Emmett W. Chappelle

Emmett_W_ChappelleCertainly, our Live Animals Department are huge fans of all-things-animals, but one of our Keepers, Steve, is a big fan of Emmett W. Chappelle.

“Someone that inspires me to keep on giving my all would have to be Emmett W. Chappelle, environmental scientist and biochemist,” Steve noted.

Chappelle lived on a small farm on the edge of town in Phoenix, AZ where his family grew cotton and tended to cows. After serving in the army, Chapelle attended Phoenix College and earned his B.S. from University of California. His degree in biology gave him the tools he needed to aid in the creation of safe supply of oxygen to astronauts and discovered how using a chemical derived from fireflies could detect life in water on Mars. He also served as an instructor at a medical college.

Theresa Singleton

Singleton,T 2013Jeff White, the Boonshoft Museum of Discovery Springfield’s site manager is not only an educator he is a trained archaeologist—so naturally, he admires Associate Professor of Anthropology, Theresa Singleton. She was the first African-American to receive a PhD with a concentration in archaeology and the first African American to receive a J.C. Award in Historical Archaeology. Singleton specializes in Historical Archaeology, African American History & Culture, Slavery in plantation America, and Archaeology of the African Diaspora.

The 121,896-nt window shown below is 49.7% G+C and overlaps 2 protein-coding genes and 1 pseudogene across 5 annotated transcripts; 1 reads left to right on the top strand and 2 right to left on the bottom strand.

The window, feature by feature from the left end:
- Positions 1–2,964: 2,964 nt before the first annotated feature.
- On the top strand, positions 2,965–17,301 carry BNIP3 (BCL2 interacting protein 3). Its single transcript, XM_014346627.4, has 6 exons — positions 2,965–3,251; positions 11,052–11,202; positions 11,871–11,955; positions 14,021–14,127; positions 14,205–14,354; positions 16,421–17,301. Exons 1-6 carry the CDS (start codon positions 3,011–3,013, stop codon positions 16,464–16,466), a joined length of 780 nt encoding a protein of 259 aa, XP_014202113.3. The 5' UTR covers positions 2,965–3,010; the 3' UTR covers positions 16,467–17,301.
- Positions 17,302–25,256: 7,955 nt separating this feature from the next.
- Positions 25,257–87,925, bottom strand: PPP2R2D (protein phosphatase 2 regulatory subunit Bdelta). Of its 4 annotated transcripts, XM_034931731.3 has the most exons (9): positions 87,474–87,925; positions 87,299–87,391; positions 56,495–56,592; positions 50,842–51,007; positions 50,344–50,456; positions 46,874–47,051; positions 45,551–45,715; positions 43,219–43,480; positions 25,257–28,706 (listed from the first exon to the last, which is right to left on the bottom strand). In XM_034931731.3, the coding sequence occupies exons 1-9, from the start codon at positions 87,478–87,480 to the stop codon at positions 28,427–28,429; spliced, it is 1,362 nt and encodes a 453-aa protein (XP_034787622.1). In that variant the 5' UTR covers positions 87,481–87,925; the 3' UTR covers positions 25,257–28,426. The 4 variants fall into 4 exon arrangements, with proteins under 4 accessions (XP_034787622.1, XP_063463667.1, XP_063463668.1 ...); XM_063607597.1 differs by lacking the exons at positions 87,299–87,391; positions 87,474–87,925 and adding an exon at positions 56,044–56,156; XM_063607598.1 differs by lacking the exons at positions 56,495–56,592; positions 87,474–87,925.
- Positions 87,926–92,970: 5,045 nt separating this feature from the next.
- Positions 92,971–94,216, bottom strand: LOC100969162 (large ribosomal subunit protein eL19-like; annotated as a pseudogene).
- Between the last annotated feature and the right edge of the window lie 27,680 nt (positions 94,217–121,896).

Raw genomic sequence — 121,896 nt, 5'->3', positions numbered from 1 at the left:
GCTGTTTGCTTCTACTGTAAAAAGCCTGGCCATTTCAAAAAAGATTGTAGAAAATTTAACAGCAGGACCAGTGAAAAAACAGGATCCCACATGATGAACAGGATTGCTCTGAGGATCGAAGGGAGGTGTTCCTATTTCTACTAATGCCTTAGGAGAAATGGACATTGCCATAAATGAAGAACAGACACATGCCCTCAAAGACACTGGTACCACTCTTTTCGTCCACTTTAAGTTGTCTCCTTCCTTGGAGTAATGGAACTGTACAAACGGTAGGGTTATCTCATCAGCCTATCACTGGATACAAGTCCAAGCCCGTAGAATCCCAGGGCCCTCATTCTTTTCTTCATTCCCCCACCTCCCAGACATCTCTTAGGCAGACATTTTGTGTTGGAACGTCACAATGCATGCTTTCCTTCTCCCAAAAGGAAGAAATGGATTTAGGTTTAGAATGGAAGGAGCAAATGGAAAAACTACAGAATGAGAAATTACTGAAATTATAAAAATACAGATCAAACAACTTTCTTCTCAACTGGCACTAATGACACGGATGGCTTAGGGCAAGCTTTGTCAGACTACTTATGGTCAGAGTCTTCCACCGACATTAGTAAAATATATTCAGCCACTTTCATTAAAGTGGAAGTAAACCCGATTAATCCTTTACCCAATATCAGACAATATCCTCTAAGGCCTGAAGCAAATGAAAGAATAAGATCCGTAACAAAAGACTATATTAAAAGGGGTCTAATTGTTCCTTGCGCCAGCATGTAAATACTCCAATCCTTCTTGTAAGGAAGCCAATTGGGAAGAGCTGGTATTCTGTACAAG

Not to be outdone, Theresa Singleton also joins Archaeologist, John Wesley Gilbert, Dr. Daniel Hale Williams, and Ernest Everett Just, just a few more of Jeff’s favorites!

You and your family can learn more about famous African American scientists by clicking here.

We’re Getting Our Geek On, How About You?

We’re about a month away from the Museum’s first ever GeekFest, so we’re taking some time to explore our inner geeks.  Before we could do that we had to fully understand what makes a true “geek”. Unique hobbies, gaming until your thumbs fall off, knowing the dialogue of your favorite episode of Doctor Who by heart—are these things that make you a true geek?

Geekdom and nerdology purists will tell you there is a huge difference between geeks and nerds (see the infographic below) and we here at the Boonshoft Museum celebrate it all—which really is the point; being that the Boonshoft Museum is a Children’s Museums, Natural History Museum, Science Center, Planetarium, and Zoo we had to look no further than our 90,000 sq. ft. of space to find some of the coolest geeks and nerds in southwest Ohio.

Geeks vs Nerds

Click to enlarge

Geeking Out: Our Staff Tell-All

By default you may think that knowing the ins-and-outs of a Planetarium or cataloging 2,000 year-old artifacts (and loving it) is inherently geeky, but there are a myriad of things that make our staff awesomely nerdy. So, in the spirit of GeekFest and for nerds everywhere, our staff has shared some of the nerdiest, geekiest things about them:

Sarah

One of our Guest Bloggers and Registrar extraordinaire, Sarah, is a major history buff. Not only does her job revolve around history, she plans her free time (and vacation time) around it! Visiting as many Museums as possible, Sarah loves history so much her desk is home to Wilbear Wright, an aviation Teddy Bear. And beyond her desk? 1.4 million pieces from our collections. Sarah is all history, all the time.

Sarah shows off Wilbear Wright

Sarah shows off Wilbear Wright

Angela